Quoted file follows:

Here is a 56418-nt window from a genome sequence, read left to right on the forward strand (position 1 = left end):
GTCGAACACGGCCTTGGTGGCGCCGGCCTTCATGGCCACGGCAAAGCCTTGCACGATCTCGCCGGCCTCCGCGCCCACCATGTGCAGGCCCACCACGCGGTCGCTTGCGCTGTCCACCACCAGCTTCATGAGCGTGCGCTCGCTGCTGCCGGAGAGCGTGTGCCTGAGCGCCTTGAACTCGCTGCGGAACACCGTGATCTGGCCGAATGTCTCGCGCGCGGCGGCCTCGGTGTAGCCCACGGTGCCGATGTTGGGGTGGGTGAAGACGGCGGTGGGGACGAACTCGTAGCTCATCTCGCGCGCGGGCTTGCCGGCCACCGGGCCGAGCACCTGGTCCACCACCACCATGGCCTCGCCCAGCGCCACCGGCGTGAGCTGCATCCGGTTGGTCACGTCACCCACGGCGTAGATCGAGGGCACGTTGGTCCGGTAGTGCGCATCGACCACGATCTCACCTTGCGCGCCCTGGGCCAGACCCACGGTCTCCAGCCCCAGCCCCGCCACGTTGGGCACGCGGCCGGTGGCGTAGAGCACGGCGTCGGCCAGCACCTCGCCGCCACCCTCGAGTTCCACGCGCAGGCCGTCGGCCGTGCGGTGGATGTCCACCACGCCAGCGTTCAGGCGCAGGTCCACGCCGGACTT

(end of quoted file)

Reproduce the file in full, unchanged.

Here is a 56418-nt window from a genome sequence, read left to right on the forward strand (position 1 = left end):
GTCGAACACGGCCTTGGTGGCGCCGGCCTTCATGGCCACGGCAAAGCCTTGCACGATCTCGCCGGCCTCCGCGCCCACCATGTGCAGGCCCACCACGCGGTCGCTTGCGCTGTCCACCACCAGCTTCATGAGCGTGCGCTCGCTGCTGCCGGAGAGCGTGTGCCTGAGCGCCTTGAACTCGCTGCGGAACACCGTGATCTGGCCGAATGTCTCGCGCGCGGCGGCCTCGGTGTAGCCCACGGTGCCGATGTTGGGGTGGGTGAAGACGGCGGTGGGGACGAACTCGTAGCTCATCTCGCGCGCGGGCTTGCCGGCCACCGGGCCGAGCACCTGGTCCACCACCACCATGGCCTCGCCCAGCGCCACCGGCGTGAGCTGCATCCGGTTGGTCACGTCACCCACGGCGTAGATCGAGGGCACGTTGGTCCGGTAGTGCGCATCGACCACGATCTCACCTTGCGCGCCCTGGGCCAGACCCACGGTCTCCAGCCCCAGCCCCGCCACGTTGGGCACGCGGCCGGTGGCGTAGAGCACGGCGTCGGCCAGCACCTCGCCGCCACCCTCGAGTTCCACGCGCAGGCCGTCGGCCGTGCGGTGGATGTCCACCACGCCAGCGTTCAGGCGCAGGTCCACGCCGGACTT